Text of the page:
Naiveté is simplicity of nature and Ewell needed supervision because he should have pursued and defeated the two Federal Corps that had turned their backs and were running.

 

On the second morning of Gettysburg after leaving Ewell on the left flank Lee never rode to the left flank again and that was Naiveté of Leadership on his part again, this was to be the key battle of the entire war.

On the third day Lee’s greatest example of Naiveté was demonstrated in 2 ways.

 

First Longstreet suggested an envelopment around the Federals left flank and then pushing on straight to Washington it was open all the way. Lee rejected this.

 

Second, Lee then ordered Longstreet to make an Infantry frontal attack under the illusion that it would work. This would become famous in history known as “The Charge up Cemetery Ridge” or “Pickett’s Charge” named after General Pickett who led the charge although Longstreet was in command. Longstreet advised Lee that it would be a horrible mistake, the enemy was thoroughly entrenched and yet Lee said my Confederate Infantry is invincible and he told Longstreet to make the attack. This mistake from Lee’s display of naiveté in all probability cost the South the war.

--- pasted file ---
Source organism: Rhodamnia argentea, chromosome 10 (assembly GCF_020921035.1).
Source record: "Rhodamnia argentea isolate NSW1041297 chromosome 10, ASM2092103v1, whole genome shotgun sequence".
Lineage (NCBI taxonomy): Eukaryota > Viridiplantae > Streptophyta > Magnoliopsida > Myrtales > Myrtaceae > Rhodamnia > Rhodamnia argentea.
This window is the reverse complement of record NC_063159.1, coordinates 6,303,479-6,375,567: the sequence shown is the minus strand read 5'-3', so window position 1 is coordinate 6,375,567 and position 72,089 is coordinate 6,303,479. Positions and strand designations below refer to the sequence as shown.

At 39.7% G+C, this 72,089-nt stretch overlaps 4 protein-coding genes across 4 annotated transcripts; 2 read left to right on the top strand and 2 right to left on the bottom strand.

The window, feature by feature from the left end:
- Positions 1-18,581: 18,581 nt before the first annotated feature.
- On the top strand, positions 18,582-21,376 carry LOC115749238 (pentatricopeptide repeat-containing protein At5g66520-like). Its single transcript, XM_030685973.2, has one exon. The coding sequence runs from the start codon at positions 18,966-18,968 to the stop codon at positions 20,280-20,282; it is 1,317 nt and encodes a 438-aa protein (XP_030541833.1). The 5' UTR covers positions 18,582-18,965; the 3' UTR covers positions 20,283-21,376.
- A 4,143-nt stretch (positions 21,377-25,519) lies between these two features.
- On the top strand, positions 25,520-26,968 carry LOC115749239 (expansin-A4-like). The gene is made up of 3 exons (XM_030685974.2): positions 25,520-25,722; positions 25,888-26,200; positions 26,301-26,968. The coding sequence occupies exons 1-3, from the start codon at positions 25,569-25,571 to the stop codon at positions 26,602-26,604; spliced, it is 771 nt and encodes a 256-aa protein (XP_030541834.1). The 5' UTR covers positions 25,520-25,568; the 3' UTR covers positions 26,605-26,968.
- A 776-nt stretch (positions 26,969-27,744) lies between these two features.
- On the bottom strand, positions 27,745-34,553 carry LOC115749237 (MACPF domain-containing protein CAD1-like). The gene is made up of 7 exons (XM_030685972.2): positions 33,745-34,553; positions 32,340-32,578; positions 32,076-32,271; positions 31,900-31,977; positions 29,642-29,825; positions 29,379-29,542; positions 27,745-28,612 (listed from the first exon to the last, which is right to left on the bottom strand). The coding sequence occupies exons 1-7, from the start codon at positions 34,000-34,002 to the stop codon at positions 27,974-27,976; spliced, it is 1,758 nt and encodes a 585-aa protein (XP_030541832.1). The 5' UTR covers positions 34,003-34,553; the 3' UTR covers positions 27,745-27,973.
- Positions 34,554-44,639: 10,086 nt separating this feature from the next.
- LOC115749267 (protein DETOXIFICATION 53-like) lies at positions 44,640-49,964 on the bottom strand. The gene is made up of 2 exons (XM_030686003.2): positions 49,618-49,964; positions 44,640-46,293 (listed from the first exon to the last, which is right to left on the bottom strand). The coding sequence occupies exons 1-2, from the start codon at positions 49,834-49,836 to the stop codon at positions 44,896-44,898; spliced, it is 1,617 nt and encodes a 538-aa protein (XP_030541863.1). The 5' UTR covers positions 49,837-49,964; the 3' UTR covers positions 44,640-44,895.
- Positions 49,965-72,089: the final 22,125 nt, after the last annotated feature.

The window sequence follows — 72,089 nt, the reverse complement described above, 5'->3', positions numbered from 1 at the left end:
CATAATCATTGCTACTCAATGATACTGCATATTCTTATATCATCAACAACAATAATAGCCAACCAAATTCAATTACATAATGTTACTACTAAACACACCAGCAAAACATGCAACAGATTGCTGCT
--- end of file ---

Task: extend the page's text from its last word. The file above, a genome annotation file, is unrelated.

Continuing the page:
Woodrow Wilson as President was rather naive at the Paris peace talks when he assumed that the US Senate would support the League of Nations and ratify the Treaty of Versailles. They did not. Woodrow Wilson lacked judgment and as a result he lost out completely on the missed opportunities at the Peace talks.